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Public Prosecutor
Public prosecutors represent the Attorney General in criminal cases in a magistrate's or regional court. Each prosecutor has a delegation to prosecute in a specific magisterial district or regional division.

Public prosecutors study police dockets and often ask for additional police investigations to build up complete cases. On the basis of the evidence prosecutors decide if accused people may reasonably be charged and in terms of which laws or regulations this should be done. If it is decided to prosecute the accused, the prosecutor summons the accused and witnesses to appear in court.

Public prosecutors present cases to the courts, explaining and arguing all relevant evidence, whether against or in favour of the accused, to ensure that justice prevails. It is the job of public prosecutors to try to prove the alleged transgression beyond reasonable doubt.

Public prosecutors' work is done mostly in court and in the office where research is done on a case. Prosecutors may sometimes accompany witnesses to crime scenes to get more information about cases. They also have to do administrative work and have to write reports to the Attorney General and keep records of cases dealt with.

Satisfying Aspects
- working with a variety of cases and people
- doing professional work
- helping keep law and order by prosecuting people who contravene the law
- being respected

Demanding aspects
- working long hours preparing for prosecution
- working with circumstantial evidence only

A public prosecutor should:
- have a good knowledge of human behaviour;
- be able to judge people correctly;
- be able to argue objectively;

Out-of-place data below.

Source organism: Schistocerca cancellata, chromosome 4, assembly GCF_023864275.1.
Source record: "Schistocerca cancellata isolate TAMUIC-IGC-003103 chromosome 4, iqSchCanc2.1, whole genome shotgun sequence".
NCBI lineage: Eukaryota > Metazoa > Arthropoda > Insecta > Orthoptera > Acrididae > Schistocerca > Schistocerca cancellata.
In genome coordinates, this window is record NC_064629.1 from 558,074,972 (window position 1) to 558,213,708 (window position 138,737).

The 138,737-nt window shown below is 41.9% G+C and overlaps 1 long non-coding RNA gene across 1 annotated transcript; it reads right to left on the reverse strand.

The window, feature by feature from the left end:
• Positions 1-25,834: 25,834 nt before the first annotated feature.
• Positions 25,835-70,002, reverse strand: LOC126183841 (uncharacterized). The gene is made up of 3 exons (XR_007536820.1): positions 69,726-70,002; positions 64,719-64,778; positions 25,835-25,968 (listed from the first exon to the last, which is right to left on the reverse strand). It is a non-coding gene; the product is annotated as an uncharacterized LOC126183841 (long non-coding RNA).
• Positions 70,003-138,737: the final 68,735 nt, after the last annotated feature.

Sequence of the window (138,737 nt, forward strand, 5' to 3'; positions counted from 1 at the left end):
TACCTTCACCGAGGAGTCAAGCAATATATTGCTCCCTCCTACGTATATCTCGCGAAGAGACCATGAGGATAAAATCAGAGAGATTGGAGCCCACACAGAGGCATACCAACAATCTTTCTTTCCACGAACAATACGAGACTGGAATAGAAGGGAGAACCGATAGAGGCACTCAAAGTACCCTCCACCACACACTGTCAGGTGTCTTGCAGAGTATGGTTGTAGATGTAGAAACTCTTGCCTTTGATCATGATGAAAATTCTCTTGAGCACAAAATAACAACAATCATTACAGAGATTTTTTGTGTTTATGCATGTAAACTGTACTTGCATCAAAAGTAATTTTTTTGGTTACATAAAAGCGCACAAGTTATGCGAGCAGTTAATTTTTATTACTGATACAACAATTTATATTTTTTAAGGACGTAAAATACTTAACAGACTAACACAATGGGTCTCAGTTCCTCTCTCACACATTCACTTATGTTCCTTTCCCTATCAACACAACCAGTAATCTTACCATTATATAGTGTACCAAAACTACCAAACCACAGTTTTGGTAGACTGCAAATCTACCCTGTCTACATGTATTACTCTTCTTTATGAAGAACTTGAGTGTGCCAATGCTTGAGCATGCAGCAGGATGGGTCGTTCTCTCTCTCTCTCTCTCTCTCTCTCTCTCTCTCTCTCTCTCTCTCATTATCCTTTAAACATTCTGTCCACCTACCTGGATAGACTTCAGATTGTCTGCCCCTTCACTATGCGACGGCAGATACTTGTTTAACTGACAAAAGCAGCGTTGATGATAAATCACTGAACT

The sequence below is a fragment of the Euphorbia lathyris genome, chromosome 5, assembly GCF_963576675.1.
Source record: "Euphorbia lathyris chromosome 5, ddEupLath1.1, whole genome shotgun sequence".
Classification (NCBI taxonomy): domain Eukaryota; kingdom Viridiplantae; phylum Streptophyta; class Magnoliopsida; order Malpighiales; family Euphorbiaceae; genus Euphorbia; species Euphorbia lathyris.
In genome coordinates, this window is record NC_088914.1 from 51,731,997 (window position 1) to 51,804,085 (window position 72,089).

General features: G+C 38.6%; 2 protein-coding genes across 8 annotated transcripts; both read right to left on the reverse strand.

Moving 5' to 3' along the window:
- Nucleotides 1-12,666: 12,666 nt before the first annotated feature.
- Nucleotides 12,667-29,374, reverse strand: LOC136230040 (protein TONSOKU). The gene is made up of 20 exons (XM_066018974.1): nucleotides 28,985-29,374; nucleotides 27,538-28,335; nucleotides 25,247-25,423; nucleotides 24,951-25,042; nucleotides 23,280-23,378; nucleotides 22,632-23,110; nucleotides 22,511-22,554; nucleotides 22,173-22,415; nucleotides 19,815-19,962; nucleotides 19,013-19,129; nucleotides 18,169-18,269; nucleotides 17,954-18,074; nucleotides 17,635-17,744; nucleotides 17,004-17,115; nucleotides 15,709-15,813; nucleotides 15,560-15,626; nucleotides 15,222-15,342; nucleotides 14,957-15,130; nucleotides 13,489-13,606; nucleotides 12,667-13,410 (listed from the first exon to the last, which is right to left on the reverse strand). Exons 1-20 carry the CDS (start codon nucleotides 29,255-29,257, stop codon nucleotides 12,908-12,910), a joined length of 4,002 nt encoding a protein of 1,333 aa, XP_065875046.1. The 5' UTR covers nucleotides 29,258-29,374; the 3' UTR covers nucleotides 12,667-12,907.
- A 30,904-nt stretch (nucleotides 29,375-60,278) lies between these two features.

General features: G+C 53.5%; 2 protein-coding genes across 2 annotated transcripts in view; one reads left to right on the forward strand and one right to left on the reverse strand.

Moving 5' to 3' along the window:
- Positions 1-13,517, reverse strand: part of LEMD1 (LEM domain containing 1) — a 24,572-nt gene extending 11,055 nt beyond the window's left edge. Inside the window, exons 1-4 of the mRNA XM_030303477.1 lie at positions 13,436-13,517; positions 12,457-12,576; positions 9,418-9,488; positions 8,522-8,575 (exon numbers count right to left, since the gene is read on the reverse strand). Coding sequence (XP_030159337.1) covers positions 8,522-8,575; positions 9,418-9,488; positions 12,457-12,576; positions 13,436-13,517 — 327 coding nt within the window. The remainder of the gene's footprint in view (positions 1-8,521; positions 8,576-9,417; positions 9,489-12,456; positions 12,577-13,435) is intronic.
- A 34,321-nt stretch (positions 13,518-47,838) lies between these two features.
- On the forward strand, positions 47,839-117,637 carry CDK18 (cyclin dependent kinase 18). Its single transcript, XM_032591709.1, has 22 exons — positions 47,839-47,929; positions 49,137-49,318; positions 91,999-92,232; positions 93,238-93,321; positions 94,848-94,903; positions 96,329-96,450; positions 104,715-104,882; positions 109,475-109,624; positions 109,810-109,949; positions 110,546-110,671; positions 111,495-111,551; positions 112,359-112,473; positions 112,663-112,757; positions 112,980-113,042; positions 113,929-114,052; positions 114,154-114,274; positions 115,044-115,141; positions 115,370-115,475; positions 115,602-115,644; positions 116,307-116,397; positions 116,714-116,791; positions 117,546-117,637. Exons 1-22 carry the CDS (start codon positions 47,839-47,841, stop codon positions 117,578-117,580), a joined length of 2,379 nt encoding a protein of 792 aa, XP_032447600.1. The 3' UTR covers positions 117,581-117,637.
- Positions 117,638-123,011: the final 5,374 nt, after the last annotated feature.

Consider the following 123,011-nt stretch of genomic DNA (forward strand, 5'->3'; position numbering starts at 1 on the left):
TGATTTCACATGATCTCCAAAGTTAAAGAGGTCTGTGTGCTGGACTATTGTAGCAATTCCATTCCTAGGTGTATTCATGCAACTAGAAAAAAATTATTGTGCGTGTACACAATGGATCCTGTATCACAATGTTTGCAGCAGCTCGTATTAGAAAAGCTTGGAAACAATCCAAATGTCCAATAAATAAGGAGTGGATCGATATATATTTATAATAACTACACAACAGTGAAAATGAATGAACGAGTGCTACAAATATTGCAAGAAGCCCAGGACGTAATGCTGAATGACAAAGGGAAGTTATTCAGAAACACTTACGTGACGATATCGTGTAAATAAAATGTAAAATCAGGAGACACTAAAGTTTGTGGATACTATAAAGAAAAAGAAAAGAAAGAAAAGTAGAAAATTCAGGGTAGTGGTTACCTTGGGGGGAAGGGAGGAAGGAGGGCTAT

- have above average intelligence and a good general knowledge;
- be fluent in more than one official language;
- stay calm and friendly;
- be agreeable and tolerant;
- inspire confidence.

School Subjects
National Senior Certificate meeting degree requirements for a degree course

Each institution will have its own minimum entry requirements.

Compulsory Subjects: None
Recommended Subjects: Languages

There are two possible ways to become a public prosecutor. One possibility is to study for an N.Dip: Luris or B.Luris degree while working in a clerical capacity at a magistrate's office or at the Department of Justice.

The second possibility is to complete one's studies before assuming duty. After successful completion of the B.Luris or BProc degree, public prosecutors can study towards the LL.B. degree, which is a requirement for promotion to higher posts.

Degree: B.Luris or BProc - UWC, Wits, UJ, UCT, UL, UFS, UKZN, NMMU, UFH, UP.

Diploma: N.Dip: Luris - UFH, UNISA

Before prospective public prosecutors are permanently appointed, it is necessary for candidates to successfully complete a course at Justice College, the training department of the Justice Department, as well as practical training in a court.

Department of Justice

Once public prosecutors have acquired experience in district courts, they may become regional court prosecutors where serious cases are handled, such as murder, rape, fraud, robbery and culpable homicide.

Public prosecutors with LLB degrees can transfer to the office of the Attorney General where they will prosecute cases, mostly in High Court, as state advocates.

Law Society of SA
P O Box 36626
Menlo Park, 1729
Tel: (012) 366-8800 Fax: (012) 362-0969